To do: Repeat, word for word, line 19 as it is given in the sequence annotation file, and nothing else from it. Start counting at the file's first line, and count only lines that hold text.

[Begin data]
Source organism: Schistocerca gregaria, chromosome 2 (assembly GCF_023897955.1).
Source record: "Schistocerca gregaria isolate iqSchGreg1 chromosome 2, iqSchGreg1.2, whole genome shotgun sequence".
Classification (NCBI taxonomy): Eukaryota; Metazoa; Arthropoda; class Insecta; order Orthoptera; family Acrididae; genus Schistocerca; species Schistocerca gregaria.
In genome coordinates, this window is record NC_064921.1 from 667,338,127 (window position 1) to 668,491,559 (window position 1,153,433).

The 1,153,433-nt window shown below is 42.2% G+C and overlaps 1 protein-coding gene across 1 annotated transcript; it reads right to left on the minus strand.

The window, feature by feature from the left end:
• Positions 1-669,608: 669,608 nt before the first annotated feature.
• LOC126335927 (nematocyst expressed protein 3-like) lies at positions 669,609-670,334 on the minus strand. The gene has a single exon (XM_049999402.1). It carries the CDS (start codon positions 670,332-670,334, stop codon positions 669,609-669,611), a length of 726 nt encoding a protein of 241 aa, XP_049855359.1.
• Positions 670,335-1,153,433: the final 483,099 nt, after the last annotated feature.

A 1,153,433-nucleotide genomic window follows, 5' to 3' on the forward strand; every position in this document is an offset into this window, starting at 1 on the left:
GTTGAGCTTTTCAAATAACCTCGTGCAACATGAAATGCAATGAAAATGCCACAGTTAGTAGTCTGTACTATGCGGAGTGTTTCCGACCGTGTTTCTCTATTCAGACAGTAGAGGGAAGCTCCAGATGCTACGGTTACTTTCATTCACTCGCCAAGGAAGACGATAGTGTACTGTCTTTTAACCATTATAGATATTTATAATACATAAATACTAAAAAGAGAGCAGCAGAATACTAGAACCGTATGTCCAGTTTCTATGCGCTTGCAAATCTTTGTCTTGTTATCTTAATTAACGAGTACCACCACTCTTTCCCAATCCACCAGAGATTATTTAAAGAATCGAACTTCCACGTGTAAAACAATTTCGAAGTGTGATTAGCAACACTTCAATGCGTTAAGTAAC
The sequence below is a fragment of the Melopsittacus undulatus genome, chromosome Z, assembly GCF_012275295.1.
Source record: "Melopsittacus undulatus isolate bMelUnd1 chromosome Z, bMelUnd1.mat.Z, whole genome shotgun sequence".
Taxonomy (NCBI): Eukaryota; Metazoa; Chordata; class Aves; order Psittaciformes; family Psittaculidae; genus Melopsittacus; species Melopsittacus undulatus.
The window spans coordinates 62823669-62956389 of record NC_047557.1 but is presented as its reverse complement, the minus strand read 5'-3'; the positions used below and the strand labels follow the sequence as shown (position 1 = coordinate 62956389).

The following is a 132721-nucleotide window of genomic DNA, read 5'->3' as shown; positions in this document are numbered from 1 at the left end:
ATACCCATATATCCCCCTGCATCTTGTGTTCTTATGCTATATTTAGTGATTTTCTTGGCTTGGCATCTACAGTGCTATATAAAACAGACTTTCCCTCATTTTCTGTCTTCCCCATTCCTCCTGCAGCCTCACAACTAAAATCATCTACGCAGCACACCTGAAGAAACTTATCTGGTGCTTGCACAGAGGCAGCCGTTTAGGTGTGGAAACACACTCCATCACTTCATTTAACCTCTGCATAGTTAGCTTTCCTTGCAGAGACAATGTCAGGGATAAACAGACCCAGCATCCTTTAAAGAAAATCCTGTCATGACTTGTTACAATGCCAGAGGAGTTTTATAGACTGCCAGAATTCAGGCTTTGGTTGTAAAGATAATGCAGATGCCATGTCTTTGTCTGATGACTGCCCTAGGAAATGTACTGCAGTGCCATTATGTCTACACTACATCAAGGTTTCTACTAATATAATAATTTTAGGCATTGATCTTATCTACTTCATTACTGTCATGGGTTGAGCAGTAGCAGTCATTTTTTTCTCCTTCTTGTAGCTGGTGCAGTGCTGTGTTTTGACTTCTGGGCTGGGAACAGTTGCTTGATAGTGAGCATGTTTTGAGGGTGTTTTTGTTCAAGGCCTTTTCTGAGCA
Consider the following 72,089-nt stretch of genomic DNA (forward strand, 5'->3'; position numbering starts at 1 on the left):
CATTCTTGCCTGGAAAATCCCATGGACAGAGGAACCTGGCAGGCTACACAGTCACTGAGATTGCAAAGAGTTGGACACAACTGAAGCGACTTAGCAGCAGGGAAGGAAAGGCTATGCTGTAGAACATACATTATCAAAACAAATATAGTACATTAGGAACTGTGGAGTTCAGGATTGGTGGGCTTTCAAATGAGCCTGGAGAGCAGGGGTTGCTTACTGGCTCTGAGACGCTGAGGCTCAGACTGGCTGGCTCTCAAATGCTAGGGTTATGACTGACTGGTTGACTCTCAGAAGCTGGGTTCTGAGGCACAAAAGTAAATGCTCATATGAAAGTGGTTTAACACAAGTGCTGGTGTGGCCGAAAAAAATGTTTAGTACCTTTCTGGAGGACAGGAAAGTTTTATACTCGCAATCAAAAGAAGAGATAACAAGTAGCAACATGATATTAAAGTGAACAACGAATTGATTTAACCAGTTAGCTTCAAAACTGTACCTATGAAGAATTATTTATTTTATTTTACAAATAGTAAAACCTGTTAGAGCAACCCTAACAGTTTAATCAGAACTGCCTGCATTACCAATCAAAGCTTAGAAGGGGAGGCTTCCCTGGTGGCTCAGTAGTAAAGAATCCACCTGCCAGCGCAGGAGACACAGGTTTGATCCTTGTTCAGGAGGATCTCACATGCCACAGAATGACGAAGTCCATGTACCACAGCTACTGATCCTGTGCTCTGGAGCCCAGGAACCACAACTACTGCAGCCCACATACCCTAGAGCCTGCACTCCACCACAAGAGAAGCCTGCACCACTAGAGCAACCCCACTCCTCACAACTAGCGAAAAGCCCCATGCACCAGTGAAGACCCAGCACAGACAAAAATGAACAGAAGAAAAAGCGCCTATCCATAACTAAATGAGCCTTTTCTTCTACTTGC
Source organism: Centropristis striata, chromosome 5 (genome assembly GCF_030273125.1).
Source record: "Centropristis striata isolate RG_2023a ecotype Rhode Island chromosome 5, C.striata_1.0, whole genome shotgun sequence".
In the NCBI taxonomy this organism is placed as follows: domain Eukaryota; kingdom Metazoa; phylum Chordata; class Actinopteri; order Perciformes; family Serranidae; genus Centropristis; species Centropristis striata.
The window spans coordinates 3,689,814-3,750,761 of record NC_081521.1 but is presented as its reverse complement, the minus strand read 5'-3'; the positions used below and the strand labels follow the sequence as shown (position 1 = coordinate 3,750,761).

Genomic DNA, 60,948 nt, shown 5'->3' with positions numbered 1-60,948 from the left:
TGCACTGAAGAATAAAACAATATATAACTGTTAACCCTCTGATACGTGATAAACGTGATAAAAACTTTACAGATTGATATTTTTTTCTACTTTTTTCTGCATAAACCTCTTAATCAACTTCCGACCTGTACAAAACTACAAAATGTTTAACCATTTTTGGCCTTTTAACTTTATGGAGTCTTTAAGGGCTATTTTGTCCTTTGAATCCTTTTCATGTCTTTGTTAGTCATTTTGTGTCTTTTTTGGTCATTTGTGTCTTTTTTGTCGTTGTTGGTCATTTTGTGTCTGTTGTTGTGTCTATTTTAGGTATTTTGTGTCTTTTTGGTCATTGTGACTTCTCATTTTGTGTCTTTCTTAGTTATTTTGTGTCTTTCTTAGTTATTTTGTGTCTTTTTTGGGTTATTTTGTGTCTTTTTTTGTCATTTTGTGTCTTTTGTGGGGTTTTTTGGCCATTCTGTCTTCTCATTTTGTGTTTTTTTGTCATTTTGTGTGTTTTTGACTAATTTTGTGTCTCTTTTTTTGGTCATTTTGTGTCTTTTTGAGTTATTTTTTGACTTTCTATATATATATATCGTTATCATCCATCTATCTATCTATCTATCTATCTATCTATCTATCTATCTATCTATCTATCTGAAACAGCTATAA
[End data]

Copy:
CATTCTTGCCTGGAAAATCCCATGGACAGAGGAACCTGGCAGGCTACACAGTCACTGAGATTGCAAAGAGTTGGACACAACTGAAGCGACTTAGCAGCAGGGAAGGAAAGGCTATGCTGTAGAACATACATTATCAAAACAAATATAGTACATTAGGAACTGTGGAGTTCAGGATTGGTGGGCTTTCAAATGAGCCTGGAGAGCAGGGGTTGCTTACTGGCTCTGAGACGCTGAGGCTCAGACTGGCTGGCTCTCAAATGCTAGGGTTATGACTGACTGGTTGACTCTCAGAAGCTGGGTTCTGAGGCACAAAAGTAAATGCTCATATGAAAGTGGTTTAACACAAGTGCTGGTGTGGCCGAAAAAAATGTTTAGTACCTTTCTGGAGGACAGGAAAGTTTTATACTCGCAATCAAAAGAAGAGATAACAAGTAGCAACATGATATTAAAGTGAACAACGAATTGATTTAACCAGTTAGCTTCAAAACTGTACCTATGAAGAATTATTTATTTTATTTTACAAATAGTAAAACCTGTTAGAGCAACCCTAACAGTTTAATCAGAACTGCCTGCATTACCAATCAAAGCTTAGAAGGGGAGGCTTCCCTGGTGGCTCAGTAGTAAAGAATCCACCTGCCAGCGCAGGAGACACAGGTTTGATCCTTGTTCAGGAGGATCTCACATGCCACAGAATGACGAAGTCCATGTACCACAGCTACTGATCCTGTGCTCTGGAGCCCAGGAACCACAACTACTGCAGCCCACATACCCTAGAGCCTGCACTCCACCACAAGAGAAGCCTGCACCACTAGAGCAACCCCACTCCTCACAACTAGCGAAAAGCCCCATGCACCAGTGAAGACCCAGCACAGACAAAAATGAACAGAAGAAAAAGCGCCTATCCATAACTAAATGAGCCTTTTCTTCTACTTGC